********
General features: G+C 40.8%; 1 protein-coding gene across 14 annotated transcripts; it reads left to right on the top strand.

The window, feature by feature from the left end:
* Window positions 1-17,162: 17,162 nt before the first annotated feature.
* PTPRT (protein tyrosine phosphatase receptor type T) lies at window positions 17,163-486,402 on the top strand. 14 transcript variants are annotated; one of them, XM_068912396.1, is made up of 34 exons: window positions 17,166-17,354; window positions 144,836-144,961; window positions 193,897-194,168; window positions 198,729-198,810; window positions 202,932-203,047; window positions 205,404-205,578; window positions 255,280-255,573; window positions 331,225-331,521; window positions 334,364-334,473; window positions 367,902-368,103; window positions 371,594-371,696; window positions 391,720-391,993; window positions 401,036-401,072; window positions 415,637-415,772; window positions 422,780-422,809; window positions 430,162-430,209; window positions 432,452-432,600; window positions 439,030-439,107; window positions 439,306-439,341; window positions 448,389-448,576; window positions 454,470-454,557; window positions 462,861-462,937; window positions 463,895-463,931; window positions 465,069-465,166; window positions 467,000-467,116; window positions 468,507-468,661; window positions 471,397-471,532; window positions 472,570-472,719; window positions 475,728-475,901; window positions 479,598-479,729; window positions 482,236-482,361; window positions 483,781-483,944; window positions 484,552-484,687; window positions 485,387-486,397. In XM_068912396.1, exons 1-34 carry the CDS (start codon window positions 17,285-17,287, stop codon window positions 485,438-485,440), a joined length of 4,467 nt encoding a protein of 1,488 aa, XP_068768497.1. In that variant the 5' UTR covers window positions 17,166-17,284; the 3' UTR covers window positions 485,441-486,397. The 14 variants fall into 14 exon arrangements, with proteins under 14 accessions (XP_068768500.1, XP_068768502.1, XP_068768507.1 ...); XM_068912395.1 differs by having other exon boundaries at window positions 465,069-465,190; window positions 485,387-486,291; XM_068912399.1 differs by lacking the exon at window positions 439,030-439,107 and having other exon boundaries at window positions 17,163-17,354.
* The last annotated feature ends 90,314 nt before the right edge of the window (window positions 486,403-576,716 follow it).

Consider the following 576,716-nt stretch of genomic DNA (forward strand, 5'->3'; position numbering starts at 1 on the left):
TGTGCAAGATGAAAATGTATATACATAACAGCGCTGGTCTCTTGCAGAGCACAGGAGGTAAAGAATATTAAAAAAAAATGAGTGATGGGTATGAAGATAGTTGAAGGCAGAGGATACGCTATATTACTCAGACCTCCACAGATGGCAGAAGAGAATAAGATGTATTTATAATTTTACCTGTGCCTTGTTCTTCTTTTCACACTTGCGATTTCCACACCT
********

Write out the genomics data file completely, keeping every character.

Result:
General features: G+C 40.8%; 1 protein-coding gene across 14 annotated transcripts; it reads left to right on the top strand.

The window, feature by feature from the left end:
* Window positions 1-17,162: 17,162 nt before the first annotated feature.
* PTPRT (protein tyrosine phosphatase receptor type T) lies at window positions 17,163-486,402 on the top strand. 14 transcript variants are annotated; one of them, XM_068912396.1, is made up of 34 exons: window positions 17,166-17,354; window positions 144,836-144,961; window positions 193,897-194,168; window positions 198,729-198,810; window positions 202,932-203,047; window positions 205,404-205,578; window positions 255,280-255,573; window positions 331,225-331,521; window positions 334,364-334,473; window positions 367,902-368,103; window positions 371,594-371,696; window positions 391,720-391,993; window positions 401,036-401,072; window positions 415,637-415,772; window positions 422,780-422,809; window positions 430,162-430,209; window positions 432,452-432,600; window positions 439,030-439,107; window positions 439,306-439,341; window positions 448,389-448,576; window positions 454,470-454,557; window positions 462,861-462,937; window positions 463,895-463,931; window positions 465,069-465,166; window positions 467,000-467,116; window positions 468,507-468,661; window positions 471,397-471,532; window positions 472,570-472,719; window positions 475,728-475,901; window positions 479,598-479,729; window positions 482,236-482,361; window positions 483,781-483,944; window positions 484,552-484,687; window positions 485,387-486,397. In XM_068912396.1, exons 1-34 carry the CDS (start codon window positions 17,285-17,287, stop codon window positions 485,438-485,440), a joined length of 4,467 nt encoding a protein of 1,488 aa, XP_068768497.1. In that variant the 5' UTR covers window positions 17,166-17,284; the 3' UTR covers window positions 485,441-486,397. The 14 variants fall into 14 exon arrangements, with proteins under 14 accessions (XP_068768500.1, XP_068768502.1, XP_068768507.1 ...); XM_068912395.1 differs by having other exon boundaries at window positions 465,069-465,190; window positions 485,387-486,291; XM_068912399.1 differs by lacking the exon at window positions 439,030-439,107 and having other exon boundaries at window positions 17,163-17,354.
* The last annotated feature ends 90,314 nt before the right edge of the window (window positions 486,403-576,716 follow it).

Consider the following 576,716-nt stretch of genomic DNA (forward strand, 5'->3'; position numbering starts at 1 on the left):
TGTGCAAGATGAAAATGTATATACATAACAGCGCTGGTCTCTTGCAGAGCACAGGAGGTAAAGAATATTAAAAAAAAATGAGTGATGGGTATGAAGATAGTTGAAGGCAGAGGATACGCTATATTACTCAGACCTCCACAGATGGCAGAAGAGAATAAGATGTATTTATAATTTTACCTGTGCCTTGTTCTTCTTTTCACACTTGCGATTTCCACACCT